Published: Tue, March 13, 2018
People | By Neil Grant

Strikes to continue as UCU reject proposed deal

Strikes to continue as UCU reject proposed deal

University staff are staging a protest at the UCU headquarters in north London today to show their dissatisfaction with the interim arrangement - where higher contributions would need to be paid for three years from April 2019.

The change was an attempt to address a funding gap in the scheme. Without ending accrual, the trustees expected the deficit would be £7.5bn on the same measure, but with a more moderate approach to investment risk. This includes a total employer contribution of 19.3% of salaries and a total member contribution of 8.7%.

Any earnings over DB threshold will be pensionable at a 12% contribution rate into a defined contribution (DC) element of the scheme. Indexation revaluation will be reduced from CPI capped at 10% to CPI capped at 2.5% per annum, while death-in-service and ill-health benefits will be revised to the new accrual rate.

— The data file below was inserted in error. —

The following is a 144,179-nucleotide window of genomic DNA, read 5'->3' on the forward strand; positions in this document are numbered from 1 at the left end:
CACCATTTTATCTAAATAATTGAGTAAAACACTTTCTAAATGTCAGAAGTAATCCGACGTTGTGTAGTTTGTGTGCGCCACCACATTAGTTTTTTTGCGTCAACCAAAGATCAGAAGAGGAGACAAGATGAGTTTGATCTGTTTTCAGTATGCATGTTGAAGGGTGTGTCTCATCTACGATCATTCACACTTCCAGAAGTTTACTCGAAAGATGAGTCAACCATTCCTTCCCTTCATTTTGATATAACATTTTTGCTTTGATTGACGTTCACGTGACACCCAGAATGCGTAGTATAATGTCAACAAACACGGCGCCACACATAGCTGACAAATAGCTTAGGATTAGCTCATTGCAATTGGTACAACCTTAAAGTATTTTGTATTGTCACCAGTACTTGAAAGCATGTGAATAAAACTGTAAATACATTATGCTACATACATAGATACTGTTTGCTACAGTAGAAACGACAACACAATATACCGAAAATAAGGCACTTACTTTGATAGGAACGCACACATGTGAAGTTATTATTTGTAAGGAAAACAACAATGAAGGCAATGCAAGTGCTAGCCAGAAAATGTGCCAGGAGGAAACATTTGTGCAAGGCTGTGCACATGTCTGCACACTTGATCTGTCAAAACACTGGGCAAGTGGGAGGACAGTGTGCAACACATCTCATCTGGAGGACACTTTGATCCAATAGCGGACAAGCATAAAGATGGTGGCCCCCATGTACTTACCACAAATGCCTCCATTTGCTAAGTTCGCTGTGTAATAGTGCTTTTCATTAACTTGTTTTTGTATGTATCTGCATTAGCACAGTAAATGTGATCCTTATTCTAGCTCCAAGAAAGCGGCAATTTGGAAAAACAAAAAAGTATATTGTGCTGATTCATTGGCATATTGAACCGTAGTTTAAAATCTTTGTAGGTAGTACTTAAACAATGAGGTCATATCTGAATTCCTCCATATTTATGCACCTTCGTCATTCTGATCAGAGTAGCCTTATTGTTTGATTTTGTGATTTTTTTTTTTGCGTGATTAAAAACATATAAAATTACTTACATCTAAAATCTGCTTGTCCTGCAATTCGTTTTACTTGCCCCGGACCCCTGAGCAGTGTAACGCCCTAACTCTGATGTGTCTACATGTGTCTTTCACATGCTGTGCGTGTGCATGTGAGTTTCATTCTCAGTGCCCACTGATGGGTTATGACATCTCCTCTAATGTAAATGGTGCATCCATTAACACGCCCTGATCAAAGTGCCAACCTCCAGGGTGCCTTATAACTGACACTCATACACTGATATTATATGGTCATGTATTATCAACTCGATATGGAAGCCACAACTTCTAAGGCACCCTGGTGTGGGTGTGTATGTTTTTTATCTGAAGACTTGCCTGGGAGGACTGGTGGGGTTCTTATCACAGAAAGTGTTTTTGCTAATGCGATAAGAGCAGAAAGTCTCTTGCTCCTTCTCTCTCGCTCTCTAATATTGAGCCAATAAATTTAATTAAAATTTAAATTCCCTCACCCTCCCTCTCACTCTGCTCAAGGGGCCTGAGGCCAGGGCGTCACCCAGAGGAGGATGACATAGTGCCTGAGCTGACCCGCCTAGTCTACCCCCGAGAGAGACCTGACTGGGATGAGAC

The document also points out that 'given the concerns raised by some employers and UCU about the scheme's valuation methodology and assumptions an agreement has been reached between UCU and UUK to convene an independent expert valuation group.UCU and UUK jointly agree to form an independent expert group on valuation with an independent chair, involving academics and pension professionals, and liaising with USS.

Employers and union leaders have struck a deal on reforming United Kingdom university pensions, raising hopes that strike action which is into its fourth week could soon be suspended.

Fears are mounting that the deal struck between university union leaders and employers will be rejected amid anger and opposition to the proposals among staff.

UCU said that the deal would be considered by its higher education committee and branch representatives on 13 March and, if they back the deal, strike action now under way at 65 universities would be suspended as of 14 March.

The letter proceeds to describe the current transitional benefit arrangement as "kick [ing] a serious solution to the pension agreement into the long grass... at the very moment we are strongest and able to force a more decisive victory".

It stated: "In three years time we will be demobilised and pressured to accept a worse deal. In our opinion, we should keep going and throw UUK's offer out altogether".

"Liverpool UCU call on all branches to reject this unacceptable offer and demand that UCU ensure a deal is brought about that is commensurate to the sacrifice of their members", the branch said.

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